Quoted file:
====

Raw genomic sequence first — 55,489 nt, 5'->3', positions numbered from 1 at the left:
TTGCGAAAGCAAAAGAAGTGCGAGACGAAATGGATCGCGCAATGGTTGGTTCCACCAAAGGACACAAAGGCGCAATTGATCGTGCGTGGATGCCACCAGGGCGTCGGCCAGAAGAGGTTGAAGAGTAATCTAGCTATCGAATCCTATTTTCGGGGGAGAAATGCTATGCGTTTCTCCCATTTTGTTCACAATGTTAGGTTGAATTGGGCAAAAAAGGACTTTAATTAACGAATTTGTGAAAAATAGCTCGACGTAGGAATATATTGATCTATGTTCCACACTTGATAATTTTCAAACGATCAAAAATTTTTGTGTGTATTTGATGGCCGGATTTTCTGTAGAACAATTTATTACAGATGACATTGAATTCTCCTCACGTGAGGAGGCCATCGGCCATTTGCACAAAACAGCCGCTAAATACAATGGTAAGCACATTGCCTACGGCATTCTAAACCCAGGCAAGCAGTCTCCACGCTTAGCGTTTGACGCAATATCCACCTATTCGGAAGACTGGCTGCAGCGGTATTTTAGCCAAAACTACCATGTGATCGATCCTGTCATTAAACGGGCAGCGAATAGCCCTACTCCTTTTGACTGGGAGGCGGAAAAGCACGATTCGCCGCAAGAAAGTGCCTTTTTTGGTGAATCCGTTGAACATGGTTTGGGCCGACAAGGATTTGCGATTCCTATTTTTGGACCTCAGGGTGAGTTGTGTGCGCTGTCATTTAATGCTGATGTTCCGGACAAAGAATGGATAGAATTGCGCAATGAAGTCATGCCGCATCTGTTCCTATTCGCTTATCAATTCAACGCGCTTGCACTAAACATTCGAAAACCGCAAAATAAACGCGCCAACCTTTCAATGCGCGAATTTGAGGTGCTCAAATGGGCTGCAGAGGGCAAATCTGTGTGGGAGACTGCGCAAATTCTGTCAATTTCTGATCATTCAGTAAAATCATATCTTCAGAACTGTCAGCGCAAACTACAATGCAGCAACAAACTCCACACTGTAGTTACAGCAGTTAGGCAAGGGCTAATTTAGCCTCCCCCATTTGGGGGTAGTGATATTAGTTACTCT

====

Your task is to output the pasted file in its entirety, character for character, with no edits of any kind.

Raw genomic sequence first — 55,489 nt, 5'->3', positions numbered from 1 at the left:
TTGCGAAAGCAAAAGAAGTGCGAGACGAAATGGATCGCGCAATGGTTGGTTCCACCAAAGGACACAAAGGCGCAATTGATCGTGCGTGGATGCCACCAGGGCGTCGGCCAGAAGAGGTTGAAGAGTAATCTAGCTATCGAATCCTATTTTCGGGGGAGAAATGCTATGCGTTTCTCCCATTTTGTTCACAATGTTAGGTTGAATTGGGCAAAAAAGGACTTTAATTAACGAATTTGTGAAAAATAGCTCGACGTAGGAATATATTGATCTATGTTCCACACTTGATAATTTTCAAACGATCAAAAATTTTTGTGTGTATTTGATGGCCGGATTTTCTGTAGAACAATTTATTACAGATGACATTGAATTCTCCTCACGTGAGGAGGCCATCGGCCATTTGCACAAAACAGCCGCTAAATACAATGGTAAGCACATTGCCTACGGCATTCTAAACCCAGGCAAGCAGTCTCCACGCTTAGCGTTTGACGCAATATCCACCTATTCGGAAGACTGGCTGCAGCGGTATTTTAGCCAAAACTACCATGTGATCGATCCTGTCATTAAACGGGCAGCGAATAGCCCTACTCCTTTTGACTGGGAGGCGGAAAAGCACGATTCGCCGCAAGAAAGTGCCTTTTTTGGTGAATCCGTTGAACATGGTTTGGGCCGACAAGGATTTGCGATTCCTATTTTTGGACCTCAGGGTGAGTTGTGTGCGCTGTCATTTAATGCTGATGTTCCGGACAAAGAATGGATAGAATTGCGCAATGAAGTCATGCCGCATCTGTTCCTATTCGCTTATCAATTCAACGCGCTTGCACTAAACATTCGAAAACCGCAAAATAAACGCGCCAACCTTTCAATGCGCGAATTTGAGGTGCTCAAATGGGCTGCAGAGGGCAAATCTGTGTGGGAGACTGCGCAAATTCTGTCAATTTCTGATCATTCAGTAAAATCATATCTTCAGAACTGTCAGCGCAAACTACAATGCAGCAACAAACTCCACACTGTAGTTACAGCAGTTAGGCAAGGGCTAATTTAGCCTCCCCCATTTGGGGGTAGTGATATTAGTTACTCT